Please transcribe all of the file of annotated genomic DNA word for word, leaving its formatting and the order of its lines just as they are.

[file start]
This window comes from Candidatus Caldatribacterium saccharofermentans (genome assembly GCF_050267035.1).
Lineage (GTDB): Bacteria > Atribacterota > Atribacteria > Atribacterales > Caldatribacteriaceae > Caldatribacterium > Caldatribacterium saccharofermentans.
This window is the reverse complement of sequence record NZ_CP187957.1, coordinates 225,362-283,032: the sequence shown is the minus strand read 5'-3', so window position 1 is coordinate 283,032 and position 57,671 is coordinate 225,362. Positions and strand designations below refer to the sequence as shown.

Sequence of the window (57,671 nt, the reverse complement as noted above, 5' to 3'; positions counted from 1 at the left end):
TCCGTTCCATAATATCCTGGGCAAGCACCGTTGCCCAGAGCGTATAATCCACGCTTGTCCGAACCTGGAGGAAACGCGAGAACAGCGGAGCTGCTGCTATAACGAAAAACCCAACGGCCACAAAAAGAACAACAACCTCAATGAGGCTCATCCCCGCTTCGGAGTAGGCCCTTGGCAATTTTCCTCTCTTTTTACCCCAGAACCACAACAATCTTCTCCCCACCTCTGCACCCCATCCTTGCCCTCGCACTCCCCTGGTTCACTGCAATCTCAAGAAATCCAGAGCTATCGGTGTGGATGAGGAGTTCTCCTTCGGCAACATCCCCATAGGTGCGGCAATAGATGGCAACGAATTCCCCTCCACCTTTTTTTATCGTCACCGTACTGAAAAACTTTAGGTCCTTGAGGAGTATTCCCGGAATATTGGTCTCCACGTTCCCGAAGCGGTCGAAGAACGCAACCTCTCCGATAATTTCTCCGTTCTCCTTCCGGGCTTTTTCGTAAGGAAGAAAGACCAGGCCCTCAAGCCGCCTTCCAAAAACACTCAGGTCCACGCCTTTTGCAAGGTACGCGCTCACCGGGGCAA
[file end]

This window comes from Candidatus Caldatribacterium saccharofermentans (genome assembly GCF_050267035.1).
Lineage (GTDB): Bacteria > Atribacterota > Atribacteria > Atribacterales > Caldatribacteriaceae > Caldatribacterium > Caldatribacterium saccharofermentans.
This window is the reverse complement of sequence record NZ_CP187957.1, coordinates 225,362-283,032: the sequence shown is the minus strand read 5'-3', so window position 1 is coordinate 283,032 and position 57,671 is coordinate 225,362. Positions and strand designations below refer to the sequence as shown.

Sequence of the window (57,671 nt, the reverse complement as noted above, 5' to 3'; positions counted from 1 at the left end):
TCCGTTCCATAATATCCTGGGCAAGCACCGTTGCCCAGAGCGTATAATCCACGCTTGTCCGAACCTGGAGGAAACGCGAGAACAGCGGAGCTGCTGCTATAACGAAAAACCCAACGGCCACAAAAAGAACAACAACCTCAATGAGGCTCATCCCCGCTTCGGAGTAGGCCCTTGGCAATTTTCCTCTCTTTTTACCCCAGAACCACAACAATCTTCTCCCCACCTCTGCACCCCATCCTTGCCCTCGCACTCCCCTGGTTCACTGCAATCTCAAGAAATCCAGAGCTATCGGTGTGGATGAGGAGTTCTCCTTCGGCAACATCCCCATAGGTGCGGCAATAGATGGCAACGAATTCCCCTCCACCTTTTTTTATCGTCACCGTACTGAAAAACTTTAGGTCCTTGAGGAGTATTCCCGGAATATTGGTCTCCACGTTCCCGAAGCGGTCGAAGAACGCAACCTCTCCGATAATTTCTCCGTTCTCCTTCCGGGCTTTTTCGTAAGGAAGAAAGACCAGGCCCTCAAGCCGCCTTCCAAAAACACTCAGGTCCACGCCTTTTGCAAGGTACGCGCTCACCGGGGCAA